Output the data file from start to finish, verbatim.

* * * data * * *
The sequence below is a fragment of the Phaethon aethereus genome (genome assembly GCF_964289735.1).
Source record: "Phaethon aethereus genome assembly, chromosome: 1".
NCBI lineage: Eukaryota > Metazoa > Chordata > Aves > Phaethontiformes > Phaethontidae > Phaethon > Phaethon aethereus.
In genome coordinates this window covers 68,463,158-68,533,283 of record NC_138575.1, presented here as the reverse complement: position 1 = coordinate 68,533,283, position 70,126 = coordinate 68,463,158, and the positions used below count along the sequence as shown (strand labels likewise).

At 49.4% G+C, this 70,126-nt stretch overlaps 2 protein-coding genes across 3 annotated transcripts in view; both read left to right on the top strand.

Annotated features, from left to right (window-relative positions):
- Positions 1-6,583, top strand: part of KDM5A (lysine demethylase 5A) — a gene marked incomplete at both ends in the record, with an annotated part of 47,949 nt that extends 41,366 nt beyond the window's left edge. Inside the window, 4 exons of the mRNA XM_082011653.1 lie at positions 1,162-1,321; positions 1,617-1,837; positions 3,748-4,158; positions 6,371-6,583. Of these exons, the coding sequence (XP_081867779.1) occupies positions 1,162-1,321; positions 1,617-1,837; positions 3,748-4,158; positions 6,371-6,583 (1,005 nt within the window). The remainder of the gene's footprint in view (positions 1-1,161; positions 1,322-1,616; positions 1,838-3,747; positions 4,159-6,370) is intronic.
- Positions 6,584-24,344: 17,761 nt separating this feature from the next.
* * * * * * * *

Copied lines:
The sequence below is a fragment of the Phaethon aethereus genome (genome assembly GCF_964289735.1).
Source record: "Phaethon aethereus genome assembly, chromosome: 1".
NCBI lineage: Eukaryota > Metazoa > Chordata > Aves > Phaethontiformes > Phaethontidae > Phaethon > Phaethon aethereus.
In genome coordinates this window covers 68,463,158-68,533,283 of record NC_138575.1, presented here as the reverse complement: position 1 = coordinate 68,533,283, position 70,126 = coordinate 68,463,158, and the positions used below count along the sequence as shown (strand labels likewise).

At 49.4% G+C, this 70,126-nt stretch overlaps 2 protein-coding genes across 3 annotated transcripts in view; both read left to right on the top strand.

Annotated features, from left to right (window-relative positions):
- Positions 1-6,583, top strand: part of KDM5A (lysine demethylase 5A) — a gene marked incomplete at both ends in the record, with an annotated part of 47,949 nt that extends 41,366 nt beyond the window's left edge. Inside the window, 4 exons of the mRNA XM_082011653.1 lie at positions 1,162-1,321; positions 1,617-1,837; positions 3,748-4,158; positions 6,371-6,583. Of these exons, the coding sequence (XP_081867779.1) occupies positions 1,162-1,321; positions 1,617-1,837; positions 3,748-4,158; positions 6,371-6,583 (1,005 nt within the window). The remainder of the gene's footprint in view (positions 1-1,161; positions 1,322-1,616; positions 1,838-3,747; positions 4,159-6,370) is intronic.
- Positions 6,584-24,344: 17,761 nt separating this feature from the next.